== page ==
Have you bought a home during the holidays? Tell us about it in the comments.

Learn More:
fitsmallbusiness.com
thebalance.com
freddiemac.com
loans.usnews.com
blog.nationwide.com
thebalance.com
realestate.usnews.com

Should You Buy a Home if You Still Have Student Loans?

What to consider before adding a mortgage to your educational debt

Becoming a homeowner is a hugeCHomeStudentDebt_Featured life step, especially on the financial front, and it should not be taken lightly.

And if you are one of the 43.3 million Americans still with student loan debt, according to the Federal Reserve Bank of New York, it’s an even bigger decision. There are many factors to take into account before taking the plunge and adding a mortgage to your educational debt.

Here are a few of the main points to consider:

Debt-to-income ratio – The biggest hurdle you may face if you try to buy a home while maintaining a balance on your student loans is what is known as the debt-to-income ratio. The DTI ratio is how lenders judge your likelihood of defaulting on a mortgage. It compares your total household monthly debt payments to your total income. Lenders generally prefer that number to be less than 43 percent, according to the Consumer Financial Protection Bureau.

As Real Estate Columnist Kenneth Harney of the Washington Post reported, new rules from the Federal Housing Administration (FHA) could make it tougher to qualify for a low-down-payment mortgage through the FHA, as well as restrict down payment gifts. Previously, student loan debt was not taken into account in the DTI ratio, but now lenders are required to include 2 percent of student loan debt when computing the number. Considering the average class of 2016 graduate has a student loan debt of $37,172 according to Student Loan Hero, that 2 percent could drastically change the chances of getting approved for the FHA loan.

FHA Spokesman Brian Sullivan explains why the new requirements, though tougher, make more sense.

“Deferred student debt is debt all the same and really must be counted when determining a borrower’s ability to sustain both student debt payments and a mortgage over the long haul,” he says. Sullivan also adds that the agency’s primary goal is to put first-time home buyers “on a path of sustainable homeownership rather than being placed into a financial situation they can no longer afford once their student debt deferment expires.”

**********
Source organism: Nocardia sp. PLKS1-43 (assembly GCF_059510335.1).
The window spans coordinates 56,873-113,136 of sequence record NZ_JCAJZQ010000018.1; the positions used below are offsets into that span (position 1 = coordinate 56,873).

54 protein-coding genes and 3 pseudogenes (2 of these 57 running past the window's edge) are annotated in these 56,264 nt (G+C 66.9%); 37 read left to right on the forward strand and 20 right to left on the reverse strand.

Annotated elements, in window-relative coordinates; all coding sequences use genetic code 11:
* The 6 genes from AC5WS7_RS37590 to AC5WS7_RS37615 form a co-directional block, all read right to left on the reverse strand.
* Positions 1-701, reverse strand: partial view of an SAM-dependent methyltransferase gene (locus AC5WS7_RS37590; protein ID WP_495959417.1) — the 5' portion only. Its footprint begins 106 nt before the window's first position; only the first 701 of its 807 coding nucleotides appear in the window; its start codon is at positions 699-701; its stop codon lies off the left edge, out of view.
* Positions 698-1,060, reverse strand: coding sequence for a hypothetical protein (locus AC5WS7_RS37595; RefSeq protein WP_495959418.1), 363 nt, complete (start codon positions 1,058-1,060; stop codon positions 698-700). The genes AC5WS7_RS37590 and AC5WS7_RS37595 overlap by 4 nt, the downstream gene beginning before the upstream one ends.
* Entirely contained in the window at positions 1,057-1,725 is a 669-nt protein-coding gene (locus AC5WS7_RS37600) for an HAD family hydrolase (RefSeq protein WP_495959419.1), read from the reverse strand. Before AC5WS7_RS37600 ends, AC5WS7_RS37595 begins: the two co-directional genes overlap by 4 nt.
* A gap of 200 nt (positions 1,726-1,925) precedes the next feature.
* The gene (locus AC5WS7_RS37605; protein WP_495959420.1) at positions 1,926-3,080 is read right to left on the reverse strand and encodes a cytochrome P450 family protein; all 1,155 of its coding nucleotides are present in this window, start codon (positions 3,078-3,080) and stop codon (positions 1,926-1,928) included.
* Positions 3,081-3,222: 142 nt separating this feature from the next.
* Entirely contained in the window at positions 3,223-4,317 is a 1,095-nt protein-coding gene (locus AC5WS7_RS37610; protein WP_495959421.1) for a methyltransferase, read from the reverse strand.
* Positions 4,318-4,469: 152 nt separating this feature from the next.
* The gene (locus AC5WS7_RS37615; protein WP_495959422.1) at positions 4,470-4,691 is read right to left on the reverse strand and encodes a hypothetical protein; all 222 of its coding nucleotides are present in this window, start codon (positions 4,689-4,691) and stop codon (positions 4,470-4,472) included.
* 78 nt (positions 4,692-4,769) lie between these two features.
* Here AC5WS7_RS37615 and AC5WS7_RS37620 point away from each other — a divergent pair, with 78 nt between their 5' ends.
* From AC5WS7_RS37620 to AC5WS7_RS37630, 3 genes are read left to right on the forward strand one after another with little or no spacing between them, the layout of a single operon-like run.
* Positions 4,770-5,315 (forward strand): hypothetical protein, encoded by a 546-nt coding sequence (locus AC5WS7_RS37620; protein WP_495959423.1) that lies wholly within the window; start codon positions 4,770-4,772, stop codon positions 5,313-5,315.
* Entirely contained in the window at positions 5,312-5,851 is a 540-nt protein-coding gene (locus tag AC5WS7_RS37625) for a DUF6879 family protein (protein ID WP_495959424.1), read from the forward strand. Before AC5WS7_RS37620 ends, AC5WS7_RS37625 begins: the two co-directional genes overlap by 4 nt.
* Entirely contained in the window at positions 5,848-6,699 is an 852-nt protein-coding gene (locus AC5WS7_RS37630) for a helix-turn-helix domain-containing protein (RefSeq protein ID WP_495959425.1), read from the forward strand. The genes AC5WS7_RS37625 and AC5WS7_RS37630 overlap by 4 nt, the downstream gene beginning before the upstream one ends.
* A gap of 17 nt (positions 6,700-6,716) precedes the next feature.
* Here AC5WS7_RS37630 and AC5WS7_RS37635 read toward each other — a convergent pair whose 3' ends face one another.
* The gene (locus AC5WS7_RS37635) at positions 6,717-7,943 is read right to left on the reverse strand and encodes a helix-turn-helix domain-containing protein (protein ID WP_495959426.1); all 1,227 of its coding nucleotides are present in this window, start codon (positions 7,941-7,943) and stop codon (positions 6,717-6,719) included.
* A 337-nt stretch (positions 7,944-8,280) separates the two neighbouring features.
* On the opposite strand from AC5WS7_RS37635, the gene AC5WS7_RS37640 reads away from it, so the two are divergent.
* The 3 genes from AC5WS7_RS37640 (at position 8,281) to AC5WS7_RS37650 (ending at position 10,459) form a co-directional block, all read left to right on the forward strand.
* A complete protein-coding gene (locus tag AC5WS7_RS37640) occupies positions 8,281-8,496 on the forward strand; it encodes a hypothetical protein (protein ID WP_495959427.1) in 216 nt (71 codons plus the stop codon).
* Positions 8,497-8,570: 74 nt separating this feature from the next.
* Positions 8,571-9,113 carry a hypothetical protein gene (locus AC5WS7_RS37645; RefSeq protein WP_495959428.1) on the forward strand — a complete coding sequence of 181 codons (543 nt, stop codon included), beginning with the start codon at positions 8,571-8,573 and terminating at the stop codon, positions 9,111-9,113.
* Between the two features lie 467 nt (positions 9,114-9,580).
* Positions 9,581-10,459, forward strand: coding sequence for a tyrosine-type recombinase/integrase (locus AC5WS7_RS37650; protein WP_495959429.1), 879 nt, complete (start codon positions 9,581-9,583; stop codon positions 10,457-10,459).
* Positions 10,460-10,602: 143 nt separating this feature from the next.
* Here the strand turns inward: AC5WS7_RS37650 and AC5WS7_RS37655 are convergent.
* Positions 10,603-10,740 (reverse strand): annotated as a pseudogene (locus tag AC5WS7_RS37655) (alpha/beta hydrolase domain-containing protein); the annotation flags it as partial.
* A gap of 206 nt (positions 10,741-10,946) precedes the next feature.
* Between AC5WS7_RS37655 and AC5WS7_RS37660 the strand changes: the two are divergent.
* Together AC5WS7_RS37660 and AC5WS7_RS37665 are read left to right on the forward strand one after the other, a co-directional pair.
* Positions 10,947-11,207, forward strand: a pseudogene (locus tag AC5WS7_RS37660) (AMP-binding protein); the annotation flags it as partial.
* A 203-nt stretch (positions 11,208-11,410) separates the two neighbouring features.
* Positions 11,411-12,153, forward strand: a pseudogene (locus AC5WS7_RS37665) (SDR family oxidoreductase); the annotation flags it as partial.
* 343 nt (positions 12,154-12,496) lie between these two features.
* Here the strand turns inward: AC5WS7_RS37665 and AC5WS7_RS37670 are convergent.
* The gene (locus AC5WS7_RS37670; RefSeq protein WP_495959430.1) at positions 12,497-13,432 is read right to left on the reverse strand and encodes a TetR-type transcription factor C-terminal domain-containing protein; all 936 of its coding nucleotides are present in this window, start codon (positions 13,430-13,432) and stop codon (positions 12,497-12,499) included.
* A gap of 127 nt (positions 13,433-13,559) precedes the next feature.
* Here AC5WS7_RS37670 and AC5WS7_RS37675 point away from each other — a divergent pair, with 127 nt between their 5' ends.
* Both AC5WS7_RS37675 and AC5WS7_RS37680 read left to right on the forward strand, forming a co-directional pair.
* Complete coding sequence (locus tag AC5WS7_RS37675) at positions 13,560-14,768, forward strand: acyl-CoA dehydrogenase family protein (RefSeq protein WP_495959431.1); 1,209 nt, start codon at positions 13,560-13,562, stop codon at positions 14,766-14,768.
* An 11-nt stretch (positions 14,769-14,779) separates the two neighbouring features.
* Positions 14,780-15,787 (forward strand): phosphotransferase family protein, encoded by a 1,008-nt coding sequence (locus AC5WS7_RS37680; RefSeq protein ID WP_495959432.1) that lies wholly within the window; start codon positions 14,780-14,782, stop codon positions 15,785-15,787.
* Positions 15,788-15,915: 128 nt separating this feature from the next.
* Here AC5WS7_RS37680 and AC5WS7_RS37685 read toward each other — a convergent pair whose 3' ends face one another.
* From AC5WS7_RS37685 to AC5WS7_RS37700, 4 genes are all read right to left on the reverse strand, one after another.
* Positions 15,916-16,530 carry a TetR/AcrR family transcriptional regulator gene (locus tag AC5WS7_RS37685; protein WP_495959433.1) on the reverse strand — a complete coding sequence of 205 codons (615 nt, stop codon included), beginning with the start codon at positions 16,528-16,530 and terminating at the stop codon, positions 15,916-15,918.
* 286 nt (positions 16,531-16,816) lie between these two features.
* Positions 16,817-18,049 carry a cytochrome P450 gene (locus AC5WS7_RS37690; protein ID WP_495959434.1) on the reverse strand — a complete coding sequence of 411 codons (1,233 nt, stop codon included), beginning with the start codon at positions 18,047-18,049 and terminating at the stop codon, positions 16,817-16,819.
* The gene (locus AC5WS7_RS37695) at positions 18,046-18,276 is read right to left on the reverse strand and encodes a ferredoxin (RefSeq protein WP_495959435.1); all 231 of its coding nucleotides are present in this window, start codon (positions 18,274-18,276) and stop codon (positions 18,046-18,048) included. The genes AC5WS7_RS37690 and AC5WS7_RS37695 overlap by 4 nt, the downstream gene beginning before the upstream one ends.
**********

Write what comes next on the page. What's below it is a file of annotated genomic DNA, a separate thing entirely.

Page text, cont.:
Down payment woes – With down payments as low as 3.5 percent, according to an article on CNN Money, whether or not you qualify for the FHA loan will determine how much of your saved money will have to be used up front. This is important because higher down payments lower your monthly payments as well as your interest rate. At the same time, you can’t put all your savings toward the down payment because you have other home-buying needs such as closing costs, moving expenses, homeowners insurance and home furnishings.

Renting vs. buying – Some renters feel as though they are “throwing away money” by paying a landlord each month rather than investing that money in an asset all their own. However, rushing into buying a home for that reason alone is a mistake, especially if you still have student loan debt, as a mortgage would just add to your debt, possibly to the point that it cannot be surmounted.

Furthermore, you have to think about non-monetary aspects as well. For example, are you in a place in your life where you want to put down roots in one particular area?

“Low mortgage rates and high rents make buying an attractive option, but you should be ready to put some roots down,” says CNN Money. “If you’re planning to stay in a home for at least two years, buying is more financially advantageous than renting in 70 percent of housing markets, according to a recent report from Zillow.”

Homeowners’ responsibilities – Another aspect that differentiates buying a home from renting is the fact that with a home all the responsibilities are your own. You’ll likely need a lawn mower, and other landscaping tools. If the dishwasher breaks, you will have to contact a professional and pay for their services. You have to be ready, willing and able to take on those responsibilities — which all come with costs up front. Will you have the funds for that?

If you are set on buying a home despite your student loan debt, you do have some options to make it more manageable financially. Come talk to us today to find out if you can afford purchasing a home.

Used with Permission. Published by IMN Bank Adviser Includes copyrighted material of IMakeNews, Inc. and its suppliers.